2. Develop and Implement a Written Credit Policy

Developing a credit policy should be a common-sense strategy a savvy company practices to better manage the risk it assumes when extending payment terms to its customers.  The 2017 Perceptions Study indicates that only 69 percent of respondents have a written credit policy, illustrating that some organizations still have not done all they can to mitigate threats to their revenue.  Credit rating information for most customers is readily available and should be used to help determine criteria around extending credit terms.   Furthermore, a written credit policy can be very general or very customized; it really depends on the company extending the terms. Although, every credit policy serves the same goal (i.e. to safeguard a company’s receivables in a fair and consistent manner), they can still differ from organization to organization in both length and content.  The reason why the content of the policy differs can be due to many factors such as a company’s cash flow, profit margin, how competitive the market or industry is, company location, customer locations, production needs or the size of the company.

3. Use Credit Groups

There are local, regional and national industry credit groups designed to help supplier organizations exchange information when identifying potential customers.  Such information proves helpful when assessing potential risk and extending payment terms in line with a company’s payment history.  Industries with robust credit groups include printing, building and construction, drug and pharmaceutical, HVAC and Plumbing, Landscaping, wine and spirits and more.  The National Association of Credit Management is a good place to start when investigating the benefits of credit groups.

4. Consider implementing a COD Policy

It may be a challenge for suppliers, and wholesalers, to implement a cash on delivery policy for strategically-important customers the size of Toys “R” Us.  If the customer is financially healthy, they will likely have enough clout to negotiate 30 or 60-day terms and avoid a COD relationship.  Smaller customers may not have that negotiating power and therefore may be more open to such an engagement.  Critical for the supplier is being able to determine the financial health of the customer and being savvy enough to protect inventory and revenue by implementing needed safeguards.  As stated earlier, having a written credit policy and leveraging publicly available credit rating information can go a long way in avoiding unneeded financial turmoil.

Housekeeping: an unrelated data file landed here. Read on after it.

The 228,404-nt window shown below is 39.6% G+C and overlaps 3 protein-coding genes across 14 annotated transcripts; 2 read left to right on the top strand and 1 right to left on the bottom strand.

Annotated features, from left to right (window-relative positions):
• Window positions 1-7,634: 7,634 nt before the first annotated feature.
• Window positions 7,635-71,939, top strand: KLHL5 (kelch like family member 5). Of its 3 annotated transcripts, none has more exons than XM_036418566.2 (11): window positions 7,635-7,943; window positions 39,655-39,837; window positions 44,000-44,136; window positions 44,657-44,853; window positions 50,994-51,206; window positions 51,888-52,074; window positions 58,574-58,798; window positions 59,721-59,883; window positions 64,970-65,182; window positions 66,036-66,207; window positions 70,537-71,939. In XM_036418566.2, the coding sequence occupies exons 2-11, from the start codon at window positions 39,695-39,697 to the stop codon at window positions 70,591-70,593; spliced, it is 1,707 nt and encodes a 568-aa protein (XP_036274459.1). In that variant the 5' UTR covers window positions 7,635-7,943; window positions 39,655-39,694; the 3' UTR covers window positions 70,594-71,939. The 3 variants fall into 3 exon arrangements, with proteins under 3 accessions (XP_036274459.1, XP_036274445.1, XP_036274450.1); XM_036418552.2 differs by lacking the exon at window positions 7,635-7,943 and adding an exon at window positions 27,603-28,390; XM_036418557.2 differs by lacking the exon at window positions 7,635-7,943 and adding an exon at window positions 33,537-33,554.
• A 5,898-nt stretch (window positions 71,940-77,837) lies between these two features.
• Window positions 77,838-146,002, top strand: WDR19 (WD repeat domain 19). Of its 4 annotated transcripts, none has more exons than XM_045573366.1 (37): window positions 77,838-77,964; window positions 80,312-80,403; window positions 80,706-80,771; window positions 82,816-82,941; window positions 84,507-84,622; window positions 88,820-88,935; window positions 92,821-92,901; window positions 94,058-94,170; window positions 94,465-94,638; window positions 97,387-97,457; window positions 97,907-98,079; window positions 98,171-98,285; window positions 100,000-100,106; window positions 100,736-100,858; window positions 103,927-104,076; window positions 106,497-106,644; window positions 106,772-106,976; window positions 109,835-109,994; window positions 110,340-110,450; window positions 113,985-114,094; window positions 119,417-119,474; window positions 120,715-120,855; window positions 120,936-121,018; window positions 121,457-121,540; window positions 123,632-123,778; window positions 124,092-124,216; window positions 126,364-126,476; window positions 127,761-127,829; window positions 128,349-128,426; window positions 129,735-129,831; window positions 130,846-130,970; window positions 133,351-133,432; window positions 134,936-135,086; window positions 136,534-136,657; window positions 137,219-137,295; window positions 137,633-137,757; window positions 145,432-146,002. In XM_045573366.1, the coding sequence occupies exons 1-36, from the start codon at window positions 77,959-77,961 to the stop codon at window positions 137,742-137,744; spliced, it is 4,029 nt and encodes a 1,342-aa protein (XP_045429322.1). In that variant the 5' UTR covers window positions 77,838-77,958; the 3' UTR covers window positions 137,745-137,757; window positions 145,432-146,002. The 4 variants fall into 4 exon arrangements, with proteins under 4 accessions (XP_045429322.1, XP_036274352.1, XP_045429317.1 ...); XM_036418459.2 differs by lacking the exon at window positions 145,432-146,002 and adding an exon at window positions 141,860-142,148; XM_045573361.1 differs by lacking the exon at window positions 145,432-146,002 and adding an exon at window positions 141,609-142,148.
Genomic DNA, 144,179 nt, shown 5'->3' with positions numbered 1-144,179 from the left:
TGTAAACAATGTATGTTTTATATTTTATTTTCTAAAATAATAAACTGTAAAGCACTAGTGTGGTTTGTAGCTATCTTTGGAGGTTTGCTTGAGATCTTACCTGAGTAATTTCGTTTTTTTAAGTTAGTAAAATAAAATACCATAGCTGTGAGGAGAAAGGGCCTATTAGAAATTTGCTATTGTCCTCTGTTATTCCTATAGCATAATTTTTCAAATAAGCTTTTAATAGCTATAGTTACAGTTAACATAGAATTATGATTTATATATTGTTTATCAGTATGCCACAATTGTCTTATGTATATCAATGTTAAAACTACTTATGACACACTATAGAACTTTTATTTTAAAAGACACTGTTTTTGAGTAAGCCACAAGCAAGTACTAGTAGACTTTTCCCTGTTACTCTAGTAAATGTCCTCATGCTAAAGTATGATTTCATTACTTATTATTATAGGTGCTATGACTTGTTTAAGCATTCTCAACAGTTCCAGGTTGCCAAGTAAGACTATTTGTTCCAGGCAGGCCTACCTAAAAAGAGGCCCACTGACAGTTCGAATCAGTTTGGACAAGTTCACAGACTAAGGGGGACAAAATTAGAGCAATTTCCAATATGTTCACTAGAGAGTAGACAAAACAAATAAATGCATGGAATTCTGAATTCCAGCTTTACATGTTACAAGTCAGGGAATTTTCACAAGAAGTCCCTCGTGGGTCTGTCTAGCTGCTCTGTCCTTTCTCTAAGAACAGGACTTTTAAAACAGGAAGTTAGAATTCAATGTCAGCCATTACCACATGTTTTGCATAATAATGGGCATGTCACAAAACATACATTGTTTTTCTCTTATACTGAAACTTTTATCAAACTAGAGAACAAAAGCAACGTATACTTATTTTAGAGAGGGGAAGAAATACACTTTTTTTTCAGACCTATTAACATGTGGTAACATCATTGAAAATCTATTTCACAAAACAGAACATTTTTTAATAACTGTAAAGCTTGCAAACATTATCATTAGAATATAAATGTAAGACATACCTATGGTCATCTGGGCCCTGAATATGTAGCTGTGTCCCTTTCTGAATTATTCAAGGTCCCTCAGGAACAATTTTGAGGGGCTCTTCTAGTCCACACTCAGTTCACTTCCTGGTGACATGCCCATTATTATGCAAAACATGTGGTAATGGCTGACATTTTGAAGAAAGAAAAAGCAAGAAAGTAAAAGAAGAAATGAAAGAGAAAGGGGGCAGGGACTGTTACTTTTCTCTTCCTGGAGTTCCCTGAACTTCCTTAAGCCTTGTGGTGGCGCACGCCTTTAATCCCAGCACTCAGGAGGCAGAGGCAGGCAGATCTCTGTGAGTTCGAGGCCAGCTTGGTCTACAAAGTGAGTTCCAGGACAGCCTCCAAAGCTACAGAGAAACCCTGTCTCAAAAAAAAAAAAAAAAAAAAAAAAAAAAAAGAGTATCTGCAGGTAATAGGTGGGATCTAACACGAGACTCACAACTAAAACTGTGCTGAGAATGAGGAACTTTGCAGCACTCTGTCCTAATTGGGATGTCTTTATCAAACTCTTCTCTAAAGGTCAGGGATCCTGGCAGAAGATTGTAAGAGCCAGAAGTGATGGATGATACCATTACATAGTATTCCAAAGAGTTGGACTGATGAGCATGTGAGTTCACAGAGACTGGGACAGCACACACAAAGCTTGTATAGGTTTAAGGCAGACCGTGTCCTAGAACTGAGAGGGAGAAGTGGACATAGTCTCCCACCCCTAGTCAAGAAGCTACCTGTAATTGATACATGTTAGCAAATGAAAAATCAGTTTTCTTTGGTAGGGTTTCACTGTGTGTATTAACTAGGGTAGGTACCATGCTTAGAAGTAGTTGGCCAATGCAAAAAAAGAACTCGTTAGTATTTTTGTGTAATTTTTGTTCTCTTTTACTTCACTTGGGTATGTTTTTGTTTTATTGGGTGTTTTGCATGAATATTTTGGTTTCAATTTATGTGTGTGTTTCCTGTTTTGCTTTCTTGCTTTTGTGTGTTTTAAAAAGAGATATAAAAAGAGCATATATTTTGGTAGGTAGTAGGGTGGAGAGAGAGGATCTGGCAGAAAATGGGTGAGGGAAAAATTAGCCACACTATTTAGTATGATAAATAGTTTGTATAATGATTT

5. Consider Invoice Financing Options

Receiving payment early on outstanding invoices, via customer-driven solutions like supply chain financing or third-party solutions such as factoring, does not prohibit outstanding payments from being frozen by a bankruptcy court.  Invoice financing is not a cure-all, but it can help to protect some receivables prior to a bankruptcy filing if some of those outstanding payments have been made early.

Unfortunately, once a customer enters Chapter 7 bankruptcy protection, there is little a supplier can do to recoup the revenue associated with those outstanding invoices.  The Toys “R” Us story should be a cautionary tale for any supplier and a clear reminder that steps must be taken to ensure receivables are protected and revenue derives from healthy, reliable customers.

Ernie Martin is Founder and Managing Director of Receivable Savvy. He brings over 25 years of experience in financial supply chain management, marketing and communications and draws upon his extensive experience to share knowledge and best practices with AR professionals. He currently chairs the Vendor Forum of the Federal Reserve Bank of Minneapolis and his resume includes time at several well-known brands and companies such as Tungsten Network, Delta Airlines, CIGNA Healthcare and Georgia Pacific as well as a number of years as an independent consultant.